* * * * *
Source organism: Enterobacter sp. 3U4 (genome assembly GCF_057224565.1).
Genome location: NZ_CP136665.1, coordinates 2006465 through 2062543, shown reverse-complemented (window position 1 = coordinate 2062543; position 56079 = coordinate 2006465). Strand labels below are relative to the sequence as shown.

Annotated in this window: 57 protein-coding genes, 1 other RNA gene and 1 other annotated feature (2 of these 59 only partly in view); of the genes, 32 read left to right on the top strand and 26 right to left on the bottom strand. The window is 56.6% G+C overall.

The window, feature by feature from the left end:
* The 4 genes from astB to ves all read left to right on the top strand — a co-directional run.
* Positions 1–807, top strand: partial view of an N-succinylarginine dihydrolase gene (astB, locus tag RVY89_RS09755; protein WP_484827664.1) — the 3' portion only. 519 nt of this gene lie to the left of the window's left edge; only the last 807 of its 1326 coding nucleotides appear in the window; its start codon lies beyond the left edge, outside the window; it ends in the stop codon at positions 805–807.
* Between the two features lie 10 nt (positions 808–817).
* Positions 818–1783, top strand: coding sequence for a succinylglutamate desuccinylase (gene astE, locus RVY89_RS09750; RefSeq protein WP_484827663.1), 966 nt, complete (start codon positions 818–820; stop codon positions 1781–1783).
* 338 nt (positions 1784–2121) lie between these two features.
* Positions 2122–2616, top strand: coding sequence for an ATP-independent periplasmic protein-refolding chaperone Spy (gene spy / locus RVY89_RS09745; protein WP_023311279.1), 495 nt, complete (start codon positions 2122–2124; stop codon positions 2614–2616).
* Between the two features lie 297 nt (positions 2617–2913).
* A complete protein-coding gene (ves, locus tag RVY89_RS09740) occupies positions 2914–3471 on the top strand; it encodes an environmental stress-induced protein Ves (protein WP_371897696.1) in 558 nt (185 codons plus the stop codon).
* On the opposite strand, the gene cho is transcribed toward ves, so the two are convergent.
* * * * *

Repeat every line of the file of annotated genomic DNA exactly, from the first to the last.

Source organism: Enterobacter sp. 3U4 (genome assembly GCF_057224565.1).
Genome location: NZ_CP136665.1, coordinates 2006465 through 2062543, shown reverse-complemented (window position 1 = coordinate 2062543; position 56079 = coordinate 2006465). Strand labels below are relative to the sequence as shown.

Annotated in this window: 57 protein-coding genes, 1 other RNA gene and 1 other annotated feature (2 of these 59 only partly in view); of the genes, 32 read left to right on the top strand and 26 right to left on the bottom strand. The window is 56.6% G+C overall.

The window, feature by feature from the left end:
* The 4 genes from astB to ves all read left to right on the top strand — a co-directional run.
* Positions 1–807, top strand: partial view of an N-succinylarginine dihydrolase gene (astB, locus tag RVY89_RS09755; protein WP_484827664.1) — the 3' portion only. 519 nt of this gene lie to the left of the window's left edge; only the last 807 of its 1326 coding nucleotides appear in the window; its start codon lies beyond the left edge, outside the window; it ends in the stop codon at positions 805–807.
* Between the two features lie 10 nt (positions 808–817).
* Positions 818–1783, top strand: coding sequence for a succinylglutamate desuccinylase (gene astE, locus RVY89_RS09750; RefSeq protein WP_484827663.1), 966 nt, complete (start codon positions 818–820; stop codon positions 1781–1783).
* 338 nt (positions 1784–2121) lie between these two features.
* Positions 2122–2616, top strand: coding sequence for an ATP-independent periplasmic protein-refolding chaperone Spy (gene spy / locus RVY89_RS09745; protein WP_023311279.1), 495 nt, complete (start codon positions 2122–2124; stop codon positions 2614–2616).
* Between the two features lie 297 nt (positions 2617–2913).
* A complete protein-coding gene (ves, locus tag RVY89_RS09740) occupies positions 2914–3471 on the top strand; it encodes an environmental stress-induced protein Ves (protein WP_371897696.1) in 558 nt (185 codons plus the stop codon).
* On the opposite strand, the gene cho is transcribed toward ves, so the two are convergent.